HomeAbout BertaIssues and AnswersIn The MediaGet InvolvedContact
More Issues and Answers: Berta's Breifings ... Berta's Bills ... The Alaska State Dog ... Legislative Disclosures ... Municiple Impoundment & Forfieture ... Purple Heart Trail ... Distribution of Telephone Books ... House Joint Resolution 13 ...
The Alaska State Dog

House Bill 14

The Alaskan malamute has played an important role in Alaska's history for at least four thousand years. Considered to be one of the twelve ancient breeds, the Alaskan malamute evolved from the ancient dogs that accompanied prehistoric man in his migrations from Asia, reaching back to the earliest days of prehistory Alaska with the Mahlemut people, now known as the Inuits, in Northwestern Alaska. They lived and worked closely with their dogs, depending on them as partners in hunting large game, hauling heavy loads, and even helping to watch children.

Eighteenth and nineteenth century European explorers to Alaska were impressed with the breed and by the time of the gold rush, Alaskan malamutes, with their ability to haul equipment and people, were in high demand. They were so highly valued that a prospector would pay $500 dollars for one good dog and $1500 for a small team! Long after the Gold Rush, Alaskan malamutes continued to be valuable freight dogs. They were easy to care for and could pull heavy loads to areas that were otherwise inaccessible.

During the 1925 Serum Run to Nome, about 150 sled dogs relayed diphtheria antitoxin 674 miles by dog sled in a record-breaking five and a half days, saving the small city of Nome and the surrounding communities from an incipient epidemic. The Alaskan malamute played a role in this important event.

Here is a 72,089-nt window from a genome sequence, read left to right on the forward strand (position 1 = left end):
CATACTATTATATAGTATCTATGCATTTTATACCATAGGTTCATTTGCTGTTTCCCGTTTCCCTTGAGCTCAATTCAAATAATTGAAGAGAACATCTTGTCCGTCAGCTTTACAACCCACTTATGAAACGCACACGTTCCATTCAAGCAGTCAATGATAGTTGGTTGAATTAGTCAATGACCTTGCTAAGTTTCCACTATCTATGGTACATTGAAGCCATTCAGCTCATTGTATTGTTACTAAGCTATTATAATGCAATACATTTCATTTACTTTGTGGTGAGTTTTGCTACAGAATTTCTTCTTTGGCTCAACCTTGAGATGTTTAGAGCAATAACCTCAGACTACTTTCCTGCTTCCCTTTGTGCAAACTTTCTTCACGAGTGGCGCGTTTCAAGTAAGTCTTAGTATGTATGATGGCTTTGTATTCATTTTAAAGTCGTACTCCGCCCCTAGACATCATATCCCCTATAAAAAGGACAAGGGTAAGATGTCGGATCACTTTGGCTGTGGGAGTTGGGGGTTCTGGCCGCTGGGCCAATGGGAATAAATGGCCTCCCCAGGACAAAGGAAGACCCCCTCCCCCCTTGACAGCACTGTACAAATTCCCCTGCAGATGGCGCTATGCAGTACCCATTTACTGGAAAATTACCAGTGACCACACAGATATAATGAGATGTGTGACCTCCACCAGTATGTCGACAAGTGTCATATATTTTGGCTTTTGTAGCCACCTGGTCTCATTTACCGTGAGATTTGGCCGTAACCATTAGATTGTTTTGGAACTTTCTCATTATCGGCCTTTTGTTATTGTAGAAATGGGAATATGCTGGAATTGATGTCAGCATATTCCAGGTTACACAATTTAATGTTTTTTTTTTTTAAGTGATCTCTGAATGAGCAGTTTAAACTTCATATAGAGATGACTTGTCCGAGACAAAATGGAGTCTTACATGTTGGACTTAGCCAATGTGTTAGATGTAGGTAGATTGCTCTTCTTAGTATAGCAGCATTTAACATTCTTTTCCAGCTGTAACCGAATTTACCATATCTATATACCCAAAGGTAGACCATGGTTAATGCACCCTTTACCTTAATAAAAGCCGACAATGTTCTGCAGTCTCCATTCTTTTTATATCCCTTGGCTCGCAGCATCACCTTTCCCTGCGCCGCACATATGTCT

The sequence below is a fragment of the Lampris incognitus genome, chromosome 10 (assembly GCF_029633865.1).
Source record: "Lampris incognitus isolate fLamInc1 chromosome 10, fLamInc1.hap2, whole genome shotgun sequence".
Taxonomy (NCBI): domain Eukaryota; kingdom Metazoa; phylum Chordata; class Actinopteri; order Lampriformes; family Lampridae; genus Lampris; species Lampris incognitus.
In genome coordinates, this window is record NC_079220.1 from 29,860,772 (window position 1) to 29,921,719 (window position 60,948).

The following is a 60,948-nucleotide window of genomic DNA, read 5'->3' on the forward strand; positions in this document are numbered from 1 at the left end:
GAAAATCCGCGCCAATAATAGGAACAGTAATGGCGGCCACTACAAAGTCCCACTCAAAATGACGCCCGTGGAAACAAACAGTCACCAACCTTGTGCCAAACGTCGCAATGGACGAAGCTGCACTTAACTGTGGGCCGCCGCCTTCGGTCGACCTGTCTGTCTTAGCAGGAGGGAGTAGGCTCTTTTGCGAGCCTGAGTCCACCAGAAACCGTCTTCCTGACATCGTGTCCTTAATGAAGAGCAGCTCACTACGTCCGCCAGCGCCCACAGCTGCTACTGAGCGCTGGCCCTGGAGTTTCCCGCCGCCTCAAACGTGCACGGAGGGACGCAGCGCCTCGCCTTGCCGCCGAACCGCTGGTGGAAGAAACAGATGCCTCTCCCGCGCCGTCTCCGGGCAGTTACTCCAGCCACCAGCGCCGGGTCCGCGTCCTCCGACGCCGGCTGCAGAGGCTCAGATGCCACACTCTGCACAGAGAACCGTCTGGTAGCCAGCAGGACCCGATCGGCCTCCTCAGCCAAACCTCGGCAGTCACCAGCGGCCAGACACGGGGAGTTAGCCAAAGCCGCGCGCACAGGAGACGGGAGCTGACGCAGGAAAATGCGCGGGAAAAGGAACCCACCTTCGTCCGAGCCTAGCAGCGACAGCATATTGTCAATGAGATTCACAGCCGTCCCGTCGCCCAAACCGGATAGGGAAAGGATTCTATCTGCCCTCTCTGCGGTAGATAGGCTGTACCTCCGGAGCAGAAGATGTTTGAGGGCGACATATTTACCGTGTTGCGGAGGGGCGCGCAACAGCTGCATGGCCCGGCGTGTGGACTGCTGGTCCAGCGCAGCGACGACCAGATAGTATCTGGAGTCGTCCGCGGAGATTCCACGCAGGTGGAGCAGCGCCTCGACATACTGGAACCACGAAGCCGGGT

The Alaskan malamute assisted with Admiral Richard Byrd's expeditions to the South Pole in 1828 and 1934. The successful exploration of this vast continent could not have been accomplished without these dogs.

Additionally, the Alaskan malamute contributed to America's efforts during WWII, pulling sleds in snow-covered areas that were inaccessible to other, more mechanical means of transportation. They were also used as pack animals to carry weaponry and ammunition across the frozen ground, and they served as search-and-rescue dogs.

With its long and distinguished history, the Alaskan malamute has always been an intelligent, hardworking, and loyal partner. This amazing breed helped to make Alaska what it is today and deserves to be recognized.

Please join us in supporting the appointment of the Alaskan malamute as the official Alaska state dog.

Paid For by Berta Gardner for State Senate, 1405 Matterhorn Way, Anchorage AK 99508

Top of Page ... Home ... Contact ... Sitemap

2011 bertagardner.com
Phone: E-mail Us